Families First Coronavirus Response Act (FFCRA)

The Families First Coronavirus Response Act (FFCRA, H.R. 6201) was signed into law March 18, 2020. It becomes effective in no more than 15 days, or by April 1, 2020. The FFCRA covers a myriad of topics, from student meals and additional federal funding to states for unexpected unemployment claims to certain tax changes. Two sections are of specific importance to teachers and other school district employees:

Emergency Family Medical Leave Expansion Act (EFMLEA)
The EFMLEA provides a temporary expansion of FMLA for specific novel coronavirus situations.

The law does not apply to everyone.
A school district employee must have been employed at least 30 calendar days by their employer for the law to apply to them. 

If employer and employee are covered, the law applies to a qualifying need related to a public health emergency, which “…means an employee is unable to work (or telework) due to need for leave to care for the son or daughter under 18 years of age of such employee if the school or place of care has been closed, or the child care provider of such son or daughter is unavailable, due to a public health emergency.”

The law defines a public health emergency as an emergency with respect to COVID-19 declared by a federal, state, or local authority.

The law defines a child care provider as a provider who receives compensation for providing child care services on a regular basis.

If the law applies, it provides that:
  • The first 10 days of leave under the EFMLEA are unpaid. The employee may elect to substitute paid vacation, personal, medical, or sick leave.
  • After 10 days, the employee is entitled to pay at two-thirds of the employee’s regular rate of pay.
  • Maximum compensation is $200 per day, with a maximum of $10,000 in total.
  • The employee required to give notice of need for leave as soon as practicable
  • When the employee is able to return, the employee’s rights are similar to a return from FMLA, except where (1) the business has fewer than 25 employees, and (2) the employee’s position has been eliminated due to changes in operation caused by public health emergency. In this case, the employer must make reasonable efforts to re-employ the employee for one year.
Emergency Paid Sick Leave Act (EPSLA)
The EPSLA provides additional sick leave to employees who are absent due to certain specific coronavirus-related reasons.

The law applies to employees of private businesses with fewer than 500 workers or any public agency, which includes a “political subdivision of the state,” which includes independent school districts. 

The EPSLA provides that:
An employer covered by the law “… shall provide to each employee … paid sick time to the extent that the employee is unable to work (or telework)” because:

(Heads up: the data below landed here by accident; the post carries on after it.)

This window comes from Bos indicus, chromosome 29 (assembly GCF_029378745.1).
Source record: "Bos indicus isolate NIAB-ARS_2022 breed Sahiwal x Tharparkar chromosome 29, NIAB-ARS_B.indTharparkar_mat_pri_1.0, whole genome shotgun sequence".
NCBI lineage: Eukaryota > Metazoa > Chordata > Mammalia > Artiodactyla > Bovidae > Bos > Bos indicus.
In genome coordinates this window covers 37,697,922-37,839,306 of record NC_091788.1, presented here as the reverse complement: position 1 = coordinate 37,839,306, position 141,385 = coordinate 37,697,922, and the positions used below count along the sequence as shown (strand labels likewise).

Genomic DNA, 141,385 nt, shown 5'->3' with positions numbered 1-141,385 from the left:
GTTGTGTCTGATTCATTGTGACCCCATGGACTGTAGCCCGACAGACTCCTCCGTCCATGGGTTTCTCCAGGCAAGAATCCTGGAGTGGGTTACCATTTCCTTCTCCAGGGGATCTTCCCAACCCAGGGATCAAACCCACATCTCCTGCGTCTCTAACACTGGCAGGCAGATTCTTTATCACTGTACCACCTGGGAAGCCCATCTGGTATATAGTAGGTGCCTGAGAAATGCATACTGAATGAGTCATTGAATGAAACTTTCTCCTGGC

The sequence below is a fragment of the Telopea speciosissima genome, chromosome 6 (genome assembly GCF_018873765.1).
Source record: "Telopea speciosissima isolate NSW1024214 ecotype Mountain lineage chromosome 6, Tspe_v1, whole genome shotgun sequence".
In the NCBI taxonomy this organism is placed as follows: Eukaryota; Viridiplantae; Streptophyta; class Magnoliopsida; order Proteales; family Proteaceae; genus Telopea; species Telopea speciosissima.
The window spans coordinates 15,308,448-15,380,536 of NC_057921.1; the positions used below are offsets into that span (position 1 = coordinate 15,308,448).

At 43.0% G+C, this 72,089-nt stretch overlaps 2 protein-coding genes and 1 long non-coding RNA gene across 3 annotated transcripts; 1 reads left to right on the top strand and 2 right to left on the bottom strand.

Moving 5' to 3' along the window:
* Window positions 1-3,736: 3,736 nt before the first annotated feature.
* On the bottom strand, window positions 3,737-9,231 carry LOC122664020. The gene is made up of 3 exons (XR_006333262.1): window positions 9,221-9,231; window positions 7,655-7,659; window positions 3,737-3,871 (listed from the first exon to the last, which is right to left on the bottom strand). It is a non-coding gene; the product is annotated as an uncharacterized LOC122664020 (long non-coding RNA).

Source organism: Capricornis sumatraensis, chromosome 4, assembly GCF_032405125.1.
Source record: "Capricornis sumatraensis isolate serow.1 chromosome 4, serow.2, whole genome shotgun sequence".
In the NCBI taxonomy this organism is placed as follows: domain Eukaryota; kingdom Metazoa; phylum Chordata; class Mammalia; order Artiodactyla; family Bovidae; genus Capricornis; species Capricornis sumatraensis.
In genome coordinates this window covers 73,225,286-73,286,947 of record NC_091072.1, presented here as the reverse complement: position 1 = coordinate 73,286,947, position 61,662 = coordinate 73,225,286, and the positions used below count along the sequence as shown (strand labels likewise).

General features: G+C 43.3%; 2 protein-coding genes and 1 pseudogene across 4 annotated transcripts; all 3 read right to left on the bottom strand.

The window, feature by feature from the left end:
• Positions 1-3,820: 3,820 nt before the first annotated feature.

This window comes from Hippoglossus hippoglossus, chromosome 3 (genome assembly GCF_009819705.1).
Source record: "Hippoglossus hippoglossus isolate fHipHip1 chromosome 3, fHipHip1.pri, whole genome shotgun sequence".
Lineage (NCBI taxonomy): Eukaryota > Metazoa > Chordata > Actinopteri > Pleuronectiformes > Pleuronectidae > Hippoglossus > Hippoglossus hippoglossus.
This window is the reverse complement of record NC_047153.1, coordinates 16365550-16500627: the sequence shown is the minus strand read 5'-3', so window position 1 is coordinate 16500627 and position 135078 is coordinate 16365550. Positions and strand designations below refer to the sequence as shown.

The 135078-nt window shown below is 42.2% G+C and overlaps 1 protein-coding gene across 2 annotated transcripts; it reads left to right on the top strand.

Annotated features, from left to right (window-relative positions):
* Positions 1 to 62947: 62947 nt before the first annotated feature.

1. The employee is subject to a federal, state, or local quarantine order.
  2. The employee has been advised to self-quarantine by a health care provider due to COVID-19.
  3. The employee is experiencing COVID-19 symptoms and seeking medical diagnosis.
  4. The employee is caring for an individual who is subject to (1) or (2).
  5. The employee is caring for the son or daughter of such employee if the school or place of care of the son or daughter has been closed or the child care provider “is unavailable due to COVID-19 precautions.”
  6. The employee is experiencing another condition specified by the Secretary of Health and Human Services.
The amount of sick leave depends on whether the employee is a full- or part-time employee.
  • Full-time employees are eligible for up to 80 hours.
  • Part-time employees are eligible for the number of hours they would normally work on average over a two-week period.
The amount of compensation is calculated based on the usual rate of pay and the number of hours the employee would otherwise be normally scheduled to work, except there is a maximum benefit of:
  • $511/day and $5,110 in total for use under (1) – (3) above.
  • $200/day and $2,000 aggregate for use under (4) – (6) above.
  • For use under (4) – (6) above, the employee is compensated at two-thirds their normal rate of pay.
The EPSLA also provides:
  • The employer may not require the employee to look for or find a replacement.
  • Sick time under the EPSLA is available regardless of the amount of time the employee has been employed.
  • The employer may not require an employee to use other paid leave provided by the employer before the employee uses leave under the EPSLA.
  • It is unlawful for an employer to retaliate or discriminate against an employee for use of leave provided by the EPSLA.